The blank whiteness of The Unfinished Swan’s opening chapter isn’t truly white. According to the Playstation blog, the game’s canvas is actually a somewhat yellowish white, because true white has a blueish tint on some televisions. I found this small morsel of information intriguing, because it is indicative of The Unfinished Swan’s wider significance. The Unfinished Swan is a game that asks us to see what isn’t there–to see white from yellow–to see presence in the face of absence. Like the Kanizsa Triangle, The Unfinished Swan forces us to fill in the blanks as we splatter paint across its (initially) blank world.
A splash of paint may reveal a wall, but our minds trace the edge of that wall to the floor, creating an elusive and illusive sense of dimension. This visual style serves as a starting point, but the game quickly elaborates upon and expands this opening movement.
The Unfinished Swan draws upon a rich history of children’s literature–the illustrative style of Shel Silverstein and stories like Harold and the Purple Crayon. Those familiar with Harold’s story will recall that the book describes the adventures of a boy who uses his crayon to create a world in an otherwise empty space. As a child, I found Harold and the Purple Crayon to be mildly terrifying, because as his drawing progresses, Harold is shown to be utterly alone. Attempting to create a companion, Harold draws a policeman who only stands as a fixed image, without life. The story and its illustrations evoked a terrible sense of isolation and emptiness that I found disturbing. The Unfinished Swan retains that idea of creating a world through art, but abandons the solitude of its forebear in favor of a world that teams with life in the face of apparent emptiness.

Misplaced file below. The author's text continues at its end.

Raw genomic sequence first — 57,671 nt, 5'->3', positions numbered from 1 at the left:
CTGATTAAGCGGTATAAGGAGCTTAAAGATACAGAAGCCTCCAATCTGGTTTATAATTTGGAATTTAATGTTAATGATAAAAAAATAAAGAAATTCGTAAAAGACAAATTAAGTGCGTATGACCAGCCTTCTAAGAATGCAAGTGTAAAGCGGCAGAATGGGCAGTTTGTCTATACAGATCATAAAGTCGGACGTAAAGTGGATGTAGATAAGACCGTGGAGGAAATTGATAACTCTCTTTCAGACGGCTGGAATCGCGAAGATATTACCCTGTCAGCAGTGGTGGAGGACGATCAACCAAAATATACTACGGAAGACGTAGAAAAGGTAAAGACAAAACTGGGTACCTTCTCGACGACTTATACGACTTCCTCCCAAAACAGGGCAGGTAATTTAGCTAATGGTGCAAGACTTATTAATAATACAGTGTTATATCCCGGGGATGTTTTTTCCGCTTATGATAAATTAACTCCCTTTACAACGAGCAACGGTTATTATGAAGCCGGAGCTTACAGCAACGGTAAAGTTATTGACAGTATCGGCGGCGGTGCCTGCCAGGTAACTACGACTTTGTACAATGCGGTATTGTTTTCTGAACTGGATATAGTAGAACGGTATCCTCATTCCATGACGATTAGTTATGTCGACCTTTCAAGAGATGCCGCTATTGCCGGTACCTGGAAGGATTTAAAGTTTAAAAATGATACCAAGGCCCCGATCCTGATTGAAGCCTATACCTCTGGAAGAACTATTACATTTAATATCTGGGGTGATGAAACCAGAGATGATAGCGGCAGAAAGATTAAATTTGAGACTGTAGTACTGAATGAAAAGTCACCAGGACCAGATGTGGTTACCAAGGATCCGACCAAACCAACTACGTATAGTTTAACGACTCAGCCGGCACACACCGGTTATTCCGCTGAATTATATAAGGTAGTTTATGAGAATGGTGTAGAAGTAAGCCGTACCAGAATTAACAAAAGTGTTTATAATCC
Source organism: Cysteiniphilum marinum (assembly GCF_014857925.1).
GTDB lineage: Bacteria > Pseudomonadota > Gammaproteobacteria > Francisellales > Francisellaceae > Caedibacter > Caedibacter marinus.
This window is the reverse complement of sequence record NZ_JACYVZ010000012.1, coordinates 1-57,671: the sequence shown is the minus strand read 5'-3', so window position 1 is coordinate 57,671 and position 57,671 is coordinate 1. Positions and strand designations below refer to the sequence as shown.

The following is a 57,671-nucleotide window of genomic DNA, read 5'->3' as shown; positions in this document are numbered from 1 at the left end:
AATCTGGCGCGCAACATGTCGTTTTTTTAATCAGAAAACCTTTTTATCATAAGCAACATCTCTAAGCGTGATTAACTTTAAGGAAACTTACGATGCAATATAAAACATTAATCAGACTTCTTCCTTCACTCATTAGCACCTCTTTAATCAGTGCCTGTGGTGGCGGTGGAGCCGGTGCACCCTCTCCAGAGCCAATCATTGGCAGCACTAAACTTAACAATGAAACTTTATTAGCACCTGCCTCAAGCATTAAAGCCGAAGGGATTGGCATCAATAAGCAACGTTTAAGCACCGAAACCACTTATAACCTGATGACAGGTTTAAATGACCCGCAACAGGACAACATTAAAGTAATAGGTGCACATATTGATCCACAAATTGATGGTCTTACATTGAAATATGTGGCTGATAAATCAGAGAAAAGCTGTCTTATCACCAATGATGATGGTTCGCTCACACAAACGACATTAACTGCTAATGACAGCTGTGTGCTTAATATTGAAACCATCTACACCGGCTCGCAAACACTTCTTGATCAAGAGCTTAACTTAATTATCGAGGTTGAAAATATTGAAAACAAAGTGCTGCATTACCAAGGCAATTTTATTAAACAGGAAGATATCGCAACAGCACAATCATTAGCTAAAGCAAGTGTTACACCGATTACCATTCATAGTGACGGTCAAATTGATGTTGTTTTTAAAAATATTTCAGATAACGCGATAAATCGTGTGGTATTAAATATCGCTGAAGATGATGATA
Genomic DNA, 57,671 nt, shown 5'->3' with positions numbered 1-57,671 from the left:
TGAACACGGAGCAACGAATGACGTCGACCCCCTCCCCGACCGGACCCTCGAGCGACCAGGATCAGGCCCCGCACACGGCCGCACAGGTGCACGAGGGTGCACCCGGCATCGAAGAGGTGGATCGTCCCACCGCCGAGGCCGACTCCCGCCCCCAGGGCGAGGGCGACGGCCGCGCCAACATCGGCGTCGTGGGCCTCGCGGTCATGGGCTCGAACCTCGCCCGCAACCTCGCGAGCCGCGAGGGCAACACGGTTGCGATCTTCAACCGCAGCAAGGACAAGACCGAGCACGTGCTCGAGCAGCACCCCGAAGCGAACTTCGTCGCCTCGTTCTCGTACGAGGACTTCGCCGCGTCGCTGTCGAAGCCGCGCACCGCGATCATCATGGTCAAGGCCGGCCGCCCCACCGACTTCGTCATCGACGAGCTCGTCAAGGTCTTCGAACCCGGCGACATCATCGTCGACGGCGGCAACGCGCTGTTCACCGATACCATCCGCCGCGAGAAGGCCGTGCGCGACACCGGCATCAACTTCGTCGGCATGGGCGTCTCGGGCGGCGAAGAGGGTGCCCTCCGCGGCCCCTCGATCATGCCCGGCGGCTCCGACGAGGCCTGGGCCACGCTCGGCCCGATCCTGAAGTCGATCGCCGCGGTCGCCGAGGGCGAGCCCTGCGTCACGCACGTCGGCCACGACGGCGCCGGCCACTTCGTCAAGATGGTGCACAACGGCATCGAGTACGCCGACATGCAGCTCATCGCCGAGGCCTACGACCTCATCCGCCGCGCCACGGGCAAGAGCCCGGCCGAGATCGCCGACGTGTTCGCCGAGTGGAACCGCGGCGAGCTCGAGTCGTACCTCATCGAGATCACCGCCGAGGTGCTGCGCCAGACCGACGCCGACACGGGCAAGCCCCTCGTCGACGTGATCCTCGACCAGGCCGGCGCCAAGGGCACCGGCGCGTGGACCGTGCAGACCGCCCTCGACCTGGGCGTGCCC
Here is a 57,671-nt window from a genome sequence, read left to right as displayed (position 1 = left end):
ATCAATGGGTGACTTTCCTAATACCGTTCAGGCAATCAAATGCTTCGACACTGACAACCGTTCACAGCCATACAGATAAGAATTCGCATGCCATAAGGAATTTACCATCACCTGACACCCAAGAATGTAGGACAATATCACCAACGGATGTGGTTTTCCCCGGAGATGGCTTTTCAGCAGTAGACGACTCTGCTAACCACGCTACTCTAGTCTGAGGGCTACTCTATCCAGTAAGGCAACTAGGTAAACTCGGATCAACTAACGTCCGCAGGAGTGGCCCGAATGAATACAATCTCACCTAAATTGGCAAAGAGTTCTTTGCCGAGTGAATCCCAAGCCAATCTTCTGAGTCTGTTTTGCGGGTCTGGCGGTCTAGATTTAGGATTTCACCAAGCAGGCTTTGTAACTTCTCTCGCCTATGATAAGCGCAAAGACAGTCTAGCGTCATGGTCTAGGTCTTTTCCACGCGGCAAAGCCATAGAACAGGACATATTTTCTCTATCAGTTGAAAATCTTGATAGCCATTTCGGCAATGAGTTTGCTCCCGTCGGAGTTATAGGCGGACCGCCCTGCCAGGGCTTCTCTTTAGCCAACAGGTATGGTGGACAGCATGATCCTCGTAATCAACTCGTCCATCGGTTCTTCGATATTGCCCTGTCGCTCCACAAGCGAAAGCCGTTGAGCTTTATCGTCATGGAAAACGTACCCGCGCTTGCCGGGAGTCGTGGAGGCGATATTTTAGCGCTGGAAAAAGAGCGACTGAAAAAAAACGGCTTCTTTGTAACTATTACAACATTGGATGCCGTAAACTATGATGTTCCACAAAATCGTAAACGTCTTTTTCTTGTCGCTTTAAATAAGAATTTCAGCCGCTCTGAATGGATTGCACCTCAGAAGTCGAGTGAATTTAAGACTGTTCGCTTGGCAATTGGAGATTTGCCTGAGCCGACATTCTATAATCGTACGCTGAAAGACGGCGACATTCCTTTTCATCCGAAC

Indeed, the game itself seems to exhibit some of this unfinishedness. Small technical details suggest a work with more rough edges than we might expect from a AAA title. Paint splatters in ways that defy physics at times, and in a later chapter, during which Monroe uses water to prompt strands of ivy to luxurious growth across walls and ceilings, some strands of the plant disappear intermittently. And yet, I found that these qualities contributed to the game’s exploration of unfinishedness. The initial chapter forces the player to leave sections of the world unpainted–cover everything and you’re left with total darkness–it is in the spaces between black and white that we’re able to find our way. Another chapter has Monroe exploring a dark forest with only a few points of light to lead the way. Here the shadows confine Monroe’s movements, again suggesting an incompleteness.
Even in its conclusion, which carries with it a certain degree of ambiguity, The Unfinished Swan remains tenuously committed to being incomplete. And while the game includes some unlockable bonuses for locating various balloons that are scattered throughout the chapters, I’m convinced that the best way to honor the game is to purposefully avoid finding all of them. What The Unfinished Swan celebrates is that capacity of being human in which we strive to achieve a creative ideal. We all carry a sense of unattainable perfection; and our creative output will continually struggle with a dissatisfaction, with a frustration that we didn’t get it quite right. Too often this sense can lead to unnecessary and incessant revision, and The Unfinished Swan offers itself as an appropriate corrective to this compulsion. Resting in the unfinished shouldn’t mean that we don’t make the fullest effort, it simply means that we find contentment in the beauty of making. This then is the kind of presence in absence that The Unfinished Swan reveals–the discovery of present beauty in the absence of complete perfection.